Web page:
Saying goodbye to 'Mangere's 275 times'...

Image result for 275 timesIt's sad to have to say goodbye to 'Mangere's 275 times' that ends with it's #44th edition this month. I still remember when it first started around 2015 with such a neat format and so current in local news but read in it's last edition that it's been tough to sustain this quality monthly community print magazine due to times changing to a more digital presence.

That means that you can still check out their Facebook page and website for the latest news in Mangere and Otahuhu communities and for networking. However, it still is sad to see such a quality publication no longer being available in print for local communities.

I'd like to say thank you for the time that it was available to share community news in print form as it also supported a couple of stories on my writing journey i.e. one right at the start with my first book and another during my first local exhibition.

Hopefully it will be still accessible for the many who appreciated reading monthly news feeds on a now digital platform and will raise awareness of the many positive stories and heroes/heroines who work tirelessly for the betterment of our local communities.

Thank you for your community service to the Mangere and Otahuhu communities. You will be sorely missed but was greatly appreciated...

Wednesday, 22 August 2018

Te Oro, Glen Innes (G. I) Arts centre...

Image result for te oro This last weekend I had the privilege of visiting Te Oro, Glen Innes' newly built arts centre which was opened in 2015 through one of our students who is familiar with the area.

It was a surprising treat to be given a tour of the facilities that includes: A fully functioning threatre with tiered seating and opens up to the car park thus allowing for spill over crowds or open functions. I also has a dance studio, recording studios, band practice facilities, meeting rooms, art workshops, art exhibition space and much, much more.

Wow! I was in awe of the space and the various ways that it could be utilised by the community with many programmes already open to youth for creative spaces and sharing with professionals within the community. So awesome!

Am hoping to catch a show there when we return to Te Tira Hou Marae in October for a noho Marae (overnight stays at the Marae) on a Saturday so that my class can experience live, local theatre which was something that I enjoyed writing for and directing back in my high school teaching days.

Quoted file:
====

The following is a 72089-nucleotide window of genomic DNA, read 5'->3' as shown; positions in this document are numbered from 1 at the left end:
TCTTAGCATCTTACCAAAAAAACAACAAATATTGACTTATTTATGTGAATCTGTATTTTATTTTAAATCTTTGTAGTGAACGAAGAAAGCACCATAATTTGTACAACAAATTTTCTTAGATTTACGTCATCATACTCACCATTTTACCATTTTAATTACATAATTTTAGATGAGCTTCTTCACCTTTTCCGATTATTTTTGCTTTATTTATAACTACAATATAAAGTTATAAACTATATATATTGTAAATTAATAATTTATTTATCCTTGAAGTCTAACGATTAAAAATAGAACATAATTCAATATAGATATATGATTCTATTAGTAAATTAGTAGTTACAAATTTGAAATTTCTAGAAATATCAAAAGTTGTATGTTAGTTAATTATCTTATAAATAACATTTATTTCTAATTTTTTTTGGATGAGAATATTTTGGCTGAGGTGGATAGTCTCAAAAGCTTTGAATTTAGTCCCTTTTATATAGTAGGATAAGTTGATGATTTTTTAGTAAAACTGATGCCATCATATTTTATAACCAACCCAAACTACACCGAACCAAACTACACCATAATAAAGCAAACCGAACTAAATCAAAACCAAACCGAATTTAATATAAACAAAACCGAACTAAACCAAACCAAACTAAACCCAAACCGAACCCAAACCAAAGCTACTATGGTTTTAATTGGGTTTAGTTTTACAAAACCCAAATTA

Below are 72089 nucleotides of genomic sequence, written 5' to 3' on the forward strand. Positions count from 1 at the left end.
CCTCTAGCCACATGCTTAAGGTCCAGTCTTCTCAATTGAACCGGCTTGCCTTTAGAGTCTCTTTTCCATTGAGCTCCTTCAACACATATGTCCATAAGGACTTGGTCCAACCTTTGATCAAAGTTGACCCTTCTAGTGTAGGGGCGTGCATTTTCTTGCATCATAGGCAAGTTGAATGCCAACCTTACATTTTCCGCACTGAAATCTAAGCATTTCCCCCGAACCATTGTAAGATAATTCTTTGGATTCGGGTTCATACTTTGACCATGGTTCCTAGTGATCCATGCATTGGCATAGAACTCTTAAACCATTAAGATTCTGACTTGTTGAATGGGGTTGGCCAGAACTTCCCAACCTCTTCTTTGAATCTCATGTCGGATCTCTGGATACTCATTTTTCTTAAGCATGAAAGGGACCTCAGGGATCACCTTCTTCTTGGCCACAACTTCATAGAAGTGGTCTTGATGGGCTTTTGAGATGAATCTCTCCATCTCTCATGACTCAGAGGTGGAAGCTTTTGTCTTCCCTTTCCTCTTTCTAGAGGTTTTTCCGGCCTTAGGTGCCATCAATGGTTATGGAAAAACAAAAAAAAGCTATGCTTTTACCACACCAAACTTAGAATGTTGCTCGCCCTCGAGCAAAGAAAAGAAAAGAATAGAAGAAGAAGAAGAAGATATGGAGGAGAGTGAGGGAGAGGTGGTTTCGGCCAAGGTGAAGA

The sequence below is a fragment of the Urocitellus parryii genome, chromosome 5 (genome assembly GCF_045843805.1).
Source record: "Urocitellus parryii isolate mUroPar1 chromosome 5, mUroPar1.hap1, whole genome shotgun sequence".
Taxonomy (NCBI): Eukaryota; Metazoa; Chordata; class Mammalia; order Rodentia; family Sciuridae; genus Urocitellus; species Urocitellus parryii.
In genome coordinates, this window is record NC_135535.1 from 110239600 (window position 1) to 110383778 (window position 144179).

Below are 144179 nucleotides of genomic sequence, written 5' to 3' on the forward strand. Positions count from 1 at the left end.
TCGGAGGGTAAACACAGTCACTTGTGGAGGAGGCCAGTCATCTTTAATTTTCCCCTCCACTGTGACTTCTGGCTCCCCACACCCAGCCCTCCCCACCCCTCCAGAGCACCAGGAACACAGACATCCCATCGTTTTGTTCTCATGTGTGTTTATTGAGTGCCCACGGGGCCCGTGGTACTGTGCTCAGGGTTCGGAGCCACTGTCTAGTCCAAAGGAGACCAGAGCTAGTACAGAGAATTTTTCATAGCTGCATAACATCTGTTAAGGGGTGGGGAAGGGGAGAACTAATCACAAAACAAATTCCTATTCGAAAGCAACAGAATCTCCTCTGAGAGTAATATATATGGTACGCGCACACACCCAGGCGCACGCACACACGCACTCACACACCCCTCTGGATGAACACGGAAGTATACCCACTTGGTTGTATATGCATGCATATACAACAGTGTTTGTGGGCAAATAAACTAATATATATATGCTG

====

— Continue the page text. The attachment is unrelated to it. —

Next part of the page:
It's also now a venue to consider for future exhibition space with paintings etc. as another avenue to share our stories and listen to poetry etc. It's definitely one that I'll be keeping in mind for future ventures...

Saturday, 18 August 2018

Maungarei and the Stonefields...

Image may contain: sky, outdoor and nature
Pic credits: D Benioni
Today I took my class out on a fieldtrip to Maungarei (Mt Wellington) and to have a look at the Stonefields residential area. Last night one of our activities was to look into the history of the area and found that the mountain was at one time a fortified pa (Maori settlement) and that there were some 20 villages surrounding in the 1870s.

Upon visiting the maunga (mountain) and walking onto the summit and surrounding areas, we were able to see evidence of storage pits i.e. indents on the landscape that many would miss if they didn't already know as we had learned from our early visit to a mountain.

We also saw how the lava flow that used to be a huge mound (which I mistakenly thought was another mountain) had been quarried over many years to make the Auckland roads and had now been flattened so as to make way for the now residential area called 'Stonefields' from what was once was hilly terrain.

For us as indigenous researchers, it's quite sad to see how progress has endangered lands with the disappearance of natural hills and the landscape has been transformed to now what it is. I guess this would be true of most areas in the world but the difference is that this is happening in our own back yard...

Thursday, 16 August 2018

Highly recommending a Health coach and My FatSecret App...

Yesterday, I went to visit a health coach as a way of reviewing my health priorities in wanting to get fit, eat healthy and maintain a better balanced lifestyle with all the responsibilities and demands of my very busy schedule.

I would highly recommend this to any working mothers, in fact any women, who are constantly on the go and have very little time to themselves in having a health coach who can help you to reflect and reassess on all aspects of your life and to try and somehow discuss your goals and priorities and how to align them with your health goals to live a more balanced and productive lifestyle as it's really important to try and balance out the different aspects in your life but to also consider maintaining a healthy lifestyle.

So we were able to talk about the daily demands of my life i.e. work, family, studies, responsibilities, my eating habits, food shopping, cooking (or not), exercise (or not), hobbies etc. It was neat in that it really helped me to analyze and understand some of the things that I needed to do and those that needed to be kicked to the curb (so to speak).